Mercifully, the equation of beauty and evil doesn’t run the length of Said’s book: His thoughts are too disorganized for that. In fact, Said isn’t much interested in morality; minus his little hymn to evil, aesthetics is all. What does mar the book from cover to cover is its assumption that the only interesting conflicts–whether moral or aesthetic–are external. Man-against-world is what excites Said: so we get Palestinians resisting Israeli “imperialism,” and Genet resisting the tyranny of communication, lumped together in one undifferentiated revolt. The people Said loves are rebels–and if they’re not, he does his damnedest to make them such.

The pity of this is that it stunts his answer to what could have been a fertile question. In the book’s introductory essay, he poses the question like this:

Each of us can readily supply evidence of how it is that late works crown a lifetime of aesthetic endeavor. Rembrandt and Matisse, Bach and Wagner. But what of artistic lateness not as harmony and resolution but as intransigence, difficulty, and unresolved contradiction?

From here, Said launches into a series of case studies, each devoted to a work of artistic “lateness.” This lateness is chronological, as most of the examples come from their creators’ final periods of productivity; but lateness for Said also means “untimeliness,” “self-imposed exile from what is generally acceptable, coming after it, and surviving beyond it.” What he wants is “to explore the experience of late style that involves a nonharmonious, nonserene tension, and above all, a sort of deliberately unproductive productiveness going against . . .”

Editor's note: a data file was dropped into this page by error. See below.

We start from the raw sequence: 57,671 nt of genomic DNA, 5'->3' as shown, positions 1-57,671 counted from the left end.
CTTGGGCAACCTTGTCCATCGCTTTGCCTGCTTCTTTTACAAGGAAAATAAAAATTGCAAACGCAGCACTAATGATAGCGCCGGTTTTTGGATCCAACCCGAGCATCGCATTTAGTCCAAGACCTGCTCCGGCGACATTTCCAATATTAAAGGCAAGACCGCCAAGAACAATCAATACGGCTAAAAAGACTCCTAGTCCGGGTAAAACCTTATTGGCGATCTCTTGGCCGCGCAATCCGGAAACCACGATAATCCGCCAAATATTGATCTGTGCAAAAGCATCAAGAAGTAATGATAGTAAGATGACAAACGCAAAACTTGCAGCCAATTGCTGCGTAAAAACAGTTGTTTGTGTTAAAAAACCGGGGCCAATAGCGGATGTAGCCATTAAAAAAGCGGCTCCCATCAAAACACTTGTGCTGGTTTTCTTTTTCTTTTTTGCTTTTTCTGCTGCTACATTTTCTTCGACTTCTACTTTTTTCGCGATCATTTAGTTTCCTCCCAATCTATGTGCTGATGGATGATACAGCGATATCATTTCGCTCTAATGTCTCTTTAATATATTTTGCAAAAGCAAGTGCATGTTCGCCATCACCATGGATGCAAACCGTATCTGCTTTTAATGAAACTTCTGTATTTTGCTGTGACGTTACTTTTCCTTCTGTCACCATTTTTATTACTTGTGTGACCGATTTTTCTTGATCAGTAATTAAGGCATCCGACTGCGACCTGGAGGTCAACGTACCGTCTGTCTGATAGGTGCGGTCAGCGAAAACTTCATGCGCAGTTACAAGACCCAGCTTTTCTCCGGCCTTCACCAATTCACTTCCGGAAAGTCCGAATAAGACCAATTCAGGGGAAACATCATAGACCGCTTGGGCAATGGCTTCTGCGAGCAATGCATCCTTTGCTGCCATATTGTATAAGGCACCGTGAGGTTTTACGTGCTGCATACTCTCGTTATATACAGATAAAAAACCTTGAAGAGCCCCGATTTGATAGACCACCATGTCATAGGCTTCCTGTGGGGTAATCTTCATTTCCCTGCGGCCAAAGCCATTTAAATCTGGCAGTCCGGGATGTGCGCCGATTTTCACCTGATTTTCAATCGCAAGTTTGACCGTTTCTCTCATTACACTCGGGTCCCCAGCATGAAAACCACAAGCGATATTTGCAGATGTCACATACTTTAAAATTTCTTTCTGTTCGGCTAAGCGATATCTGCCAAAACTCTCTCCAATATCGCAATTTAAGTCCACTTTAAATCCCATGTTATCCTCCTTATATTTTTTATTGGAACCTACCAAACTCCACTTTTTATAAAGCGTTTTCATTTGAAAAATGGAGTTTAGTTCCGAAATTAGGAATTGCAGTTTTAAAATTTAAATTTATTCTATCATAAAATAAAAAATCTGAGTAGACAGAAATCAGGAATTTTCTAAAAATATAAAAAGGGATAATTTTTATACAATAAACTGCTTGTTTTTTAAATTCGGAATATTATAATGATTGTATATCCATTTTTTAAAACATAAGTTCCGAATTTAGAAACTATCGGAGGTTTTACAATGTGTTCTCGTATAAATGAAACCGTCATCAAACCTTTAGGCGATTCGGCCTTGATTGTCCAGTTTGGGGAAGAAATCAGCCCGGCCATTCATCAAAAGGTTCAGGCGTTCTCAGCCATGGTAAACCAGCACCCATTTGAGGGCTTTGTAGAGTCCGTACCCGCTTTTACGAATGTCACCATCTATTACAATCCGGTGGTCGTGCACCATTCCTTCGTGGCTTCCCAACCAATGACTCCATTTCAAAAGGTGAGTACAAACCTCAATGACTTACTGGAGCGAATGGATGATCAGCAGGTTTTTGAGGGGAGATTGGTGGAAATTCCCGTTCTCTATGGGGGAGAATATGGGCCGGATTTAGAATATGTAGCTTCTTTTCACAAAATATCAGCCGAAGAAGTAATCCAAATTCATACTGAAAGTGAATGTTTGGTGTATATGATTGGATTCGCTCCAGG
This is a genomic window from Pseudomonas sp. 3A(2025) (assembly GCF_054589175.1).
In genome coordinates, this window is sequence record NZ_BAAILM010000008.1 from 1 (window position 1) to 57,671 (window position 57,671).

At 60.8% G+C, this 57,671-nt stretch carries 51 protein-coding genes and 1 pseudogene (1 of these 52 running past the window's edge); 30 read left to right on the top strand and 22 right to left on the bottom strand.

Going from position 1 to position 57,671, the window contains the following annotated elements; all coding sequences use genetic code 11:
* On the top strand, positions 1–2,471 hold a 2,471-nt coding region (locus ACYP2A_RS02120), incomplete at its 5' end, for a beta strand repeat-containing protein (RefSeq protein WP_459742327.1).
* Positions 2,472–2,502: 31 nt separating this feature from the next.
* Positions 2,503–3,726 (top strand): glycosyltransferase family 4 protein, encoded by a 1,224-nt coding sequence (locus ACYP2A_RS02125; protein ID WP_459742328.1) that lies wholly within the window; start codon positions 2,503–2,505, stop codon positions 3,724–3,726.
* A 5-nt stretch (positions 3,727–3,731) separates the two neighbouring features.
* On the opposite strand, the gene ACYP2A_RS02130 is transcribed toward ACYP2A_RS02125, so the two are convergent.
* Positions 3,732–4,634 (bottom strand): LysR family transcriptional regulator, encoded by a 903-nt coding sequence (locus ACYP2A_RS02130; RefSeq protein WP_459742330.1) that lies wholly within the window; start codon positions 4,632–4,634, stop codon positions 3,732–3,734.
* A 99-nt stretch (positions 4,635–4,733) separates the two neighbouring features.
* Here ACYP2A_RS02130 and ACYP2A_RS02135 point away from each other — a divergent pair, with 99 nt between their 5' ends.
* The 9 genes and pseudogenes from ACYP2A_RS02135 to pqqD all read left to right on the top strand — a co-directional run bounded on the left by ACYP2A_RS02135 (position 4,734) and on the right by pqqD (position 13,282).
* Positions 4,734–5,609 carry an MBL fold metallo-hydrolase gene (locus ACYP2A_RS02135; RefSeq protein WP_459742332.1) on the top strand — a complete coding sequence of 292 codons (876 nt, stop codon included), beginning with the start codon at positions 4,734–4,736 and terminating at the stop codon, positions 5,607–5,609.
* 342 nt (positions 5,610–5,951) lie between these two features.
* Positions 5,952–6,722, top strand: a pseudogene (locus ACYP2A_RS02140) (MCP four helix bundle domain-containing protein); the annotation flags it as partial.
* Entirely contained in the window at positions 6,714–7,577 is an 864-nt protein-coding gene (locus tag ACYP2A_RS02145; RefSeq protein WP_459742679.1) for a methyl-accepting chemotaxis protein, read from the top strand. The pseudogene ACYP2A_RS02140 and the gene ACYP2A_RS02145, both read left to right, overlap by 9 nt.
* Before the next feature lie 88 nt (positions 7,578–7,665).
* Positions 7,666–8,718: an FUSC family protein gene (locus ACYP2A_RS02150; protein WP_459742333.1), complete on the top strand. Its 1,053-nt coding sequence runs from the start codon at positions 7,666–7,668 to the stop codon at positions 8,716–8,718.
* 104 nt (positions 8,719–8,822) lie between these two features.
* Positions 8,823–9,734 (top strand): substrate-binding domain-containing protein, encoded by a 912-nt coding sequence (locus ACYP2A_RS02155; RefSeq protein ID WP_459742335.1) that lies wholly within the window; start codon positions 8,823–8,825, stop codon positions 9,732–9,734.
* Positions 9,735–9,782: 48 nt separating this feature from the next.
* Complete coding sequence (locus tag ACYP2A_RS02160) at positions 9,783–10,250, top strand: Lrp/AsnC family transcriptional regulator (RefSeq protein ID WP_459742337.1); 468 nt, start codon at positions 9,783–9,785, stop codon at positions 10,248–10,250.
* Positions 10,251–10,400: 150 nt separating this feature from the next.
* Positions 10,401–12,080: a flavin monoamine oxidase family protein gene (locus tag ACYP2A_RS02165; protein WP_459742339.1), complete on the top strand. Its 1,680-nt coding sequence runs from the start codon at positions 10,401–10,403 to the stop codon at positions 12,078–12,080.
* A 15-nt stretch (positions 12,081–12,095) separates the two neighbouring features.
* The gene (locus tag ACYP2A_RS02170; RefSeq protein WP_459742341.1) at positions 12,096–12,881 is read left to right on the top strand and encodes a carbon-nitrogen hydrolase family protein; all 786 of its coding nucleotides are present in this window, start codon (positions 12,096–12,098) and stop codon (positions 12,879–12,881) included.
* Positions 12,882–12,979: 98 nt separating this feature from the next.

But it’s far from clear that Said’s artists were going against anything. Sometimes the shoe almost fits: There’s little question that Glenn Gould, in abandoning the concert hall for the recording studio, was rejecting the demands placed on the modern virtuoso; or that Così fan tutte has something mischievous to say about received notions of love and fidelity (although one hastens to add that neither Gould nor Mozart wanted to overturn the rigors of his discipline so much as expand them). Elsewhere, Said wrenches his examples into place so violently that they end up disfigured almost beyond recognition. Nowhere is this more evident than in his thoughts on Beethoven.